By Frank Holmes CEO and Chief Investment Officer U.S. Global Investors
One year ago, European Central Bank President Mario Draghi announced that the central bank had the political will to do “whatever it takes” to save the euro. Now, the worst may be over, as suggested by stronger economic data coming out of Europe. It appears the Continent is finally on the road to a sustained recovery.
For the past few years, the U.S. has been one of the best places to invest. In fact, the S&P 500 Index has experienced its strongest bull market ever, according to LPL Financial. Highlighted by Bloomberg Businessweek, since the market bottomed in March 2009, the S&P 500 Index has “bested all bull runs since 1949,” climbing 154 percent over the past four years.
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This year alone through July 26, the S&P 500 Index increased 20 percent. By comparison, the Stoxx Europe 600 Index is up about 10 percent. Although European stocks underperformed, the area offers a better potential value, as equities sell at “11.8 times estimated 2014 earnings, compared with price-to-earnings multiples of 13.7 for the S&P,” says Barron’s.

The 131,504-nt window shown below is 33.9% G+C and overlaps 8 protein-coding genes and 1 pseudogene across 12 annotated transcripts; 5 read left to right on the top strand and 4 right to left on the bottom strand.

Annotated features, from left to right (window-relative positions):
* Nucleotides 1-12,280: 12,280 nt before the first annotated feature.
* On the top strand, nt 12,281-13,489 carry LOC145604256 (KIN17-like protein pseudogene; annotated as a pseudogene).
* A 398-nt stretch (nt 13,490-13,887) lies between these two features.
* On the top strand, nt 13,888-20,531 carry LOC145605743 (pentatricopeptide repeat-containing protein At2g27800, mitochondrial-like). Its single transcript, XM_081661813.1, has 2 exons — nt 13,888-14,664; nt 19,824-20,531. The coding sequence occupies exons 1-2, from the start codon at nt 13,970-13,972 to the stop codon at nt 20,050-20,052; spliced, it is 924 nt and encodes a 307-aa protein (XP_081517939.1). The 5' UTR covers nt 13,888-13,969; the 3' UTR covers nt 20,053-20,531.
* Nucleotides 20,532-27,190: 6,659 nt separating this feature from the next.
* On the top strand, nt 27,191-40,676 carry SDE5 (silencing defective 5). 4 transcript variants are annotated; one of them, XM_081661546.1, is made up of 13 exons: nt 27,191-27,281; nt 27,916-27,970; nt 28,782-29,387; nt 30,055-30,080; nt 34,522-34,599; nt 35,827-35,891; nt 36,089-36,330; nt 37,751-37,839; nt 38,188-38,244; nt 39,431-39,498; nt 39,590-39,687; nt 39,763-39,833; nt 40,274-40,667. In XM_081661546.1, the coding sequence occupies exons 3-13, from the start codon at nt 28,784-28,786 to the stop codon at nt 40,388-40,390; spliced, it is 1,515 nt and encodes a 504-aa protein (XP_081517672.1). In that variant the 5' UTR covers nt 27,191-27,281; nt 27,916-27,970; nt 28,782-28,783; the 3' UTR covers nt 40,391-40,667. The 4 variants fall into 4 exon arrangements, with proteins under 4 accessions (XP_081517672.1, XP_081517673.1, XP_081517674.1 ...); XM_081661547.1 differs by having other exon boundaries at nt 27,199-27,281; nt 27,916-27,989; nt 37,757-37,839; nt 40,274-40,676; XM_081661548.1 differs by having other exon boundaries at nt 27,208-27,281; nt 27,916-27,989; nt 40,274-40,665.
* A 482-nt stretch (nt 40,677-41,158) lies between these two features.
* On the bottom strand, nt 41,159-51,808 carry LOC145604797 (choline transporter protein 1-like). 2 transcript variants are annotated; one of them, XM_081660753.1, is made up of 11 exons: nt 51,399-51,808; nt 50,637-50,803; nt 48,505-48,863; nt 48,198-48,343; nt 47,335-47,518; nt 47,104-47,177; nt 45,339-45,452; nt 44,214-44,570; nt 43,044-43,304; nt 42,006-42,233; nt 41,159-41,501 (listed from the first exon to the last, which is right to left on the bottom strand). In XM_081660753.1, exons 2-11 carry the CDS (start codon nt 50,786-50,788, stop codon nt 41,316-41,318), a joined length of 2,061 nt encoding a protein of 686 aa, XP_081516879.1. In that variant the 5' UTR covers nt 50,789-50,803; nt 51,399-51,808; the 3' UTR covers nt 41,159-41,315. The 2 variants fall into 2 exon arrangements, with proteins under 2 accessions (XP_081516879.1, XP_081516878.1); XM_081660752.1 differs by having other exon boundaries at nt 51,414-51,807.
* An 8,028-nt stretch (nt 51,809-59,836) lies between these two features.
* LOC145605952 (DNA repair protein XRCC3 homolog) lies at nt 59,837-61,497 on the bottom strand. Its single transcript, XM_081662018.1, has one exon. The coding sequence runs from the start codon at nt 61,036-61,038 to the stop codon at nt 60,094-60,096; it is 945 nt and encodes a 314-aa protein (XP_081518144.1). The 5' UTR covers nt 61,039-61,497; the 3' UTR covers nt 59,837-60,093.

After the U.S.’s huge run, is it possible the country will be handing off the baton across the Atlantic for the next leg of the relay race? Here are a few areas of strength that could send European stocks higher:
1. Europe is taking analysts by surprise
Take a look at the sudden divergence in Citigroup’s Economic Surprise Index in Europe compared to the U.S. The indices calculate the difference between economic data releases and survey data. A positive reading suggests economic releases are beating expectations; a negative reading indicates that the market expects better economic data than is actually released.
Recently, economic surprises in Europe have spiked to a reading of nearly 57. This is significantly higher than the U.S.’s, which has been hovering under zero since April.
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2. Europe’s economic growth is improving
The European Union (EU) has had its share of difficulties, but “the Continent seems to have turned a corner,” reports Barron’s. This is shown in the chart below, where GDP has had negative year-over-year growth each quarter over the past year. Looking forward, the area is anticipated to make significant progress. By the end of 2014, the growth rate could be around 1.7 percent.
Even though Europe has had pockets of turbulence, such as the event in Cyprus, “the eurozone has overcome the threat of systemic failure and dispelled concerns about its long-term viability. The economy is being rebuilt,” says Barron’s.
3. Some of the riskiest European stocks are showing relative strength
Airlines are considered one of the most economically sensitive areas of the market, with stock prices especially volatile during times of weakness. So when you see certain airline companies gaining relative strength, it’s time to take a closer look.